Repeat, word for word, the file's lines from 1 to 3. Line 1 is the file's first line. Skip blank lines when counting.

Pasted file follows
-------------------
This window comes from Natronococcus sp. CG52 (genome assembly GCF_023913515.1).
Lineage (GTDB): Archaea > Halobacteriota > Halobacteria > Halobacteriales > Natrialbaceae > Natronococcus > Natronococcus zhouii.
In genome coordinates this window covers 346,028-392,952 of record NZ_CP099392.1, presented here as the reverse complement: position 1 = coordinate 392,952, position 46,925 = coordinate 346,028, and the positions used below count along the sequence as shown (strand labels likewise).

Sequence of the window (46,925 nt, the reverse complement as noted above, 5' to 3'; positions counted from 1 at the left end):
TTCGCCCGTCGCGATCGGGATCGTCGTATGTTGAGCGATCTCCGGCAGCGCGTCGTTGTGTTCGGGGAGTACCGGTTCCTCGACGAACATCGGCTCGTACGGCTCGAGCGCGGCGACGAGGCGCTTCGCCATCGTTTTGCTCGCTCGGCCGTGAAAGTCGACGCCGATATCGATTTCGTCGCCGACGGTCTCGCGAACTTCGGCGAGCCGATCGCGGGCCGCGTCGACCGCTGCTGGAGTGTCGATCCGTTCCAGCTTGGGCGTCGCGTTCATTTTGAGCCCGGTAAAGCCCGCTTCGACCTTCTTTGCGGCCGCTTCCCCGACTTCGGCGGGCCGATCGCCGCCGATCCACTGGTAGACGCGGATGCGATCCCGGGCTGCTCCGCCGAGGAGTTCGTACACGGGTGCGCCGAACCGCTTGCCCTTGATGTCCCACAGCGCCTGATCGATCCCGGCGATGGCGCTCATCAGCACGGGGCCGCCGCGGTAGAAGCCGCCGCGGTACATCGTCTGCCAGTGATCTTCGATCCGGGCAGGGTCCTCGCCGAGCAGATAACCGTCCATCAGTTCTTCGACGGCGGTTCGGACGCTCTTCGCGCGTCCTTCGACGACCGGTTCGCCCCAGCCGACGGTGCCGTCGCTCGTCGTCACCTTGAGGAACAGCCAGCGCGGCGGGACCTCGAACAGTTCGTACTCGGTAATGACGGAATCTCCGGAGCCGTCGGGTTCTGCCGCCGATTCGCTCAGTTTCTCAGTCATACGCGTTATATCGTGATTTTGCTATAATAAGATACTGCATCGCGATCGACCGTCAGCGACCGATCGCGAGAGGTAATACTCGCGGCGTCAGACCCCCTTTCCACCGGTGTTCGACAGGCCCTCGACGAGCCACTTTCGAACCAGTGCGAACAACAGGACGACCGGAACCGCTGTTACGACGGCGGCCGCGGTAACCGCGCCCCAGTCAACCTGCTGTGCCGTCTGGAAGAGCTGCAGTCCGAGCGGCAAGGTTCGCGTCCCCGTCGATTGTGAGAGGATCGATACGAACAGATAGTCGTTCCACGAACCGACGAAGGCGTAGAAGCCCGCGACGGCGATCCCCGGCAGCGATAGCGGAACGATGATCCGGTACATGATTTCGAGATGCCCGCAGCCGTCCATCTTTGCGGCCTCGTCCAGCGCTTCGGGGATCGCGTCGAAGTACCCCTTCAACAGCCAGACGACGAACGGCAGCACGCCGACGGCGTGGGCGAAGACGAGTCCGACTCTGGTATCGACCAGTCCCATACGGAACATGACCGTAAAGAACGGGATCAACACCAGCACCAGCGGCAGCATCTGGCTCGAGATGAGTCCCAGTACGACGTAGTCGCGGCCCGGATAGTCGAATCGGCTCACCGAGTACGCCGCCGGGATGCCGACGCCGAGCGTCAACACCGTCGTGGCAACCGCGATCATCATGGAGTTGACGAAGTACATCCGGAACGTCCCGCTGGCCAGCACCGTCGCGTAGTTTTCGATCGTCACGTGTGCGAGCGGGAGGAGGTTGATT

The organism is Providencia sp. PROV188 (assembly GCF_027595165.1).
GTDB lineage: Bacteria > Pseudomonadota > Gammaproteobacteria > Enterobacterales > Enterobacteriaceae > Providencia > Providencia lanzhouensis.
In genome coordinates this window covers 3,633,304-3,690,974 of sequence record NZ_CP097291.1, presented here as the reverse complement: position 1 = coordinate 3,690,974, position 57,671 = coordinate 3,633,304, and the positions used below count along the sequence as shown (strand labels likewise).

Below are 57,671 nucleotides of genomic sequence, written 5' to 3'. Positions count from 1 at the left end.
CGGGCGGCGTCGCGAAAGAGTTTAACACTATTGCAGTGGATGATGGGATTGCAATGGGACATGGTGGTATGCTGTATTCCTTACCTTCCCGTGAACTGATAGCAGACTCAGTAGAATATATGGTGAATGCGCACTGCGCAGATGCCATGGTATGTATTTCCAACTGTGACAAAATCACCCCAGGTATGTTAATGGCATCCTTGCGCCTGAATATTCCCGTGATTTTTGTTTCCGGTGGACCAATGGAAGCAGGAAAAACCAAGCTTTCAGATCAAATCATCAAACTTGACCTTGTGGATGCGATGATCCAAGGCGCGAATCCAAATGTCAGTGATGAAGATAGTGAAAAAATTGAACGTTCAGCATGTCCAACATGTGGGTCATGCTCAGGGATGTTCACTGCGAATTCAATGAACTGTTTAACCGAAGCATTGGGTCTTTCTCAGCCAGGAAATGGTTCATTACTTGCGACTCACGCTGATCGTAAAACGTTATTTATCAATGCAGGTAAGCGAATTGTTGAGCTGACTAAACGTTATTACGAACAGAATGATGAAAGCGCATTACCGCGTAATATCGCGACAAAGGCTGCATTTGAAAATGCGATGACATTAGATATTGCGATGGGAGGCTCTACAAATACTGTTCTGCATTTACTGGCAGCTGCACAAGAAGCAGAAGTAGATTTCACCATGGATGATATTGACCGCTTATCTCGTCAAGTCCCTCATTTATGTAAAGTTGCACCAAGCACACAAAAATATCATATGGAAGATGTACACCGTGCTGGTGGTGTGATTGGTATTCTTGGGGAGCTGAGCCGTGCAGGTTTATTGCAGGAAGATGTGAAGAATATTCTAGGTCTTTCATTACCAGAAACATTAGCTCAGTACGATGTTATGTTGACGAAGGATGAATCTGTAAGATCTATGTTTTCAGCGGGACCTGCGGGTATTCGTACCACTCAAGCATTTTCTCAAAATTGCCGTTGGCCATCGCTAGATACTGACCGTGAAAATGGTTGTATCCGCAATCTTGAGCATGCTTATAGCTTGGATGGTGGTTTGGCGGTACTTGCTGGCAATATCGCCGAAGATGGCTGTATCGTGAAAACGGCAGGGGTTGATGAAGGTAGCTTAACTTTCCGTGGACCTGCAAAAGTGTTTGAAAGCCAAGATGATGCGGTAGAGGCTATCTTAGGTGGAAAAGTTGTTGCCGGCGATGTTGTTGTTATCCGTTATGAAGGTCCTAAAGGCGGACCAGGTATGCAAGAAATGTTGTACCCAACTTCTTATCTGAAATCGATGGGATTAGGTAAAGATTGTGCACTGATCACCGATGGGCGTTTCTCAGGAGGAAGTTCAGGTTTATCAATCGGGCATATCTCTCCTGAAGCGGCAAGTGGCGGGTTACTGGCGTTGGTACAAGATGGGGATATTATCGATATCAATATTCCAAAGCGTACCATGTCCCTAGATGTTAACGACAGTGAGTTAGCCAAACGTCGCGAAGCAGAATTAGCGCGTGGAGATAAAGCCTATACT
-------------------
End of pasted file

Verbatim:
This window comes from Natronococcus sp. CG52 (genome assembly GCF_023913515.1).
Lineage (GTDB): Archaea > Halobacteriota > Halobacteria > Halobacteriales > Natrialbaceae > Natronococcus > Natronococcus zhouii.
In genome coordinates this window covers 346,028-392,952 of record NZ_CP099392.1, presented here as the reverse complement: position 1 = coordinate 392,952, position 46,925 = coordinate 346,028, and the positions used below count along the sequence as shown (strand labels likewise).